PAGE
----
Harsh training methods promote an immense amount of muscular tension which prevents the joints from moving properly.
Hitting the gym or buying an expensive drop handle bicycle will not get rid of stiffness. You need to do something else.
Rather that force and hammer your muscles, they need to be softened and lengthened. Patience is needed.


Flexibility

Inflexibility and stiffness restricts circulation so it is important to increase flexibility as a priority.
Exercises such as yoga and core strength will notably improve flexibility but are often too demanding for people who lack flexibility.
The aim is to open and lengthen rather than stretch and force.
Something less strenuous is advisable to start with...



Qigong


Soft qigong methods are ideal for improving circulation. Much milder than conventional exercise, they focus upon slow, controlled, natural movement and breathing.


Tai chi


Many medical trials have proven that tai chi improves circulation.
One obvious advantage of tai chi is the fact that you can practice it between lessons.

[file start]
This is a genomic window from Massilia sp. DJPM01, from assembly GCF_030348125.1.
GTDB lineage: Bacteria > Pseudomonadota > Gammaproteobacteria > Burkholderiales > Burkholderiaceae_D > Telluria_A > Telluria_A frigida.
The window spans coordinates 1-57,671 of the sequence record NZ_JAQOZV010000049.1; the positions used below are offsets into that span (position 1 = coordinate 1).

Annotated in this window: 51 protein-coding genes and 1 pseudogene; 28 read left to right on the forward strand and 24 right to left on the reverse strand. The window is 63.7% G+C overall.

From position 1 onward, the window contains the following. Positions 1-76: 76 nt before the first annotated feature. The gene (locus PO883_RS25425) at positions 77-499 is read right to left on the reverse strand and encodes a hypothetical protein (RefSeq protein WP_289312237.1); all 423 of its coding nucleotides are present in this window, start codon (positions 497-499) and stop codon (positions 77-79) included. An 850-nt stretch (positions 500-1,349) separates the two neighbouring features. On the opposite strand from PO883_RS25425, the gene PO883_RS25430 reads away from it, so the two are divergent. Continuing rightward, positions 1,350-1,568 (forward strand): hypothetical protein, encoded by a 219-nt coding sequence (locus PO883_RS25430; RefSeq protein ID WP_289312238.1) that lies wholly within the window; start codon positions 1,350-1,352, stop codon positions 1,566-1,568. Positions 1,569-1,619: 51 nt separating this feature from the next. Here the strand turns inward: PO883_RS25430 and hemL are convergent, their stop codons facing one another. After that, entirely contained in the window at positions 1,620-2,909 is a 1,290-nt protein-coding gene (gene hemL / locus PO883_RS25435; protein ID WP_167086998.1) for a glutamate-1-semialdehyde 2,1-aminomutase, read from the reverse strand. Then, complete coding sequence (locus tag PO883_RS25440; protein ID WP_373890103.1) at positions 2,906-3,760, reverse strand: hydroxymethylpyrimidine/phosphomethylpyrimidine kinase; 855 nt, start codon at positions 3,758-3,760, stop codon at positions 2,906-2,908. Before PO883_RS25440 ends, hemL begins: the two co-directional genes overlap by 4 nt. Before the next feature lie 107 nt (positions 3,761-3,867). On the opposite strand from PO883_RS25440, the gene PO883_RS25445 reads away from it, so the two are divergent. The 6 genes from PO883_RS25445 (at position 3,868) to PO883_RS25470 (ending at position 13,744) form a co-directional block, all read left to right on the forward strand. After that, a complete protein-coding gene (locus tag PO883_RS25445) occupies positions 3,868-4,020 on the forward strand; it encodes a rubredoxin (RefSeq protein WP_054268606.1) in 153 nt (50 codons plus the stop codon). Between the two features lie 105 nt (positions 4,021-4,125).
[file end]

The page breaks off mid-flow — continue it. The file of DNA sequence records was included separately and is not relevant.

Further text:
Rather than doing a lengthy workout, small sessions spaced throughout the day help to move the body without exertion or the risk of muscle tension.
A comprehensive tai chi syllabus offers a wide variety of training methods in order to challenge people of different ability levels and stimulate interest.


Open


Most of the movements in tai chi require the body to be open, lengthened and expansive. This reduces the risk of compression and enhances circulation.
Free, mobile and comfortable, the body moves spontaneously and without impediment.
Closed joints and tense muscles inhibit circulation by trapping fluids; so this is assiduously avoided in tai chi practice.



Meditation


As with tai chi, meditation affects circulation. It is easy to incorporate into everyday life.


Self-massage

Massaging the body can really help to release stored tension and improve circulation.
Our routine starts with the head and works down throughout the entire body, paying special attention to problem areas such as the spine.
In time, the massages will feel easy and natural - it is not about remembering a routine - it is about moving down the body looking for tension.
Many of the exercises are passive - the area being worked does not perform the work itself. By manually-releasing the tension you avoid adding extra stiffness.


Leg stretches

We teach two sets of leg stretches that are great for releasing tension. The second set contains several exercises that are great for long journeys.
They are similar to the circulation exercises recommended when flying.



Oxygenate your blood


Breathing adds oxygen to your blood stream and this helps to keep you alive and healthy. Pay attention to the act of breathing and the quality of the air.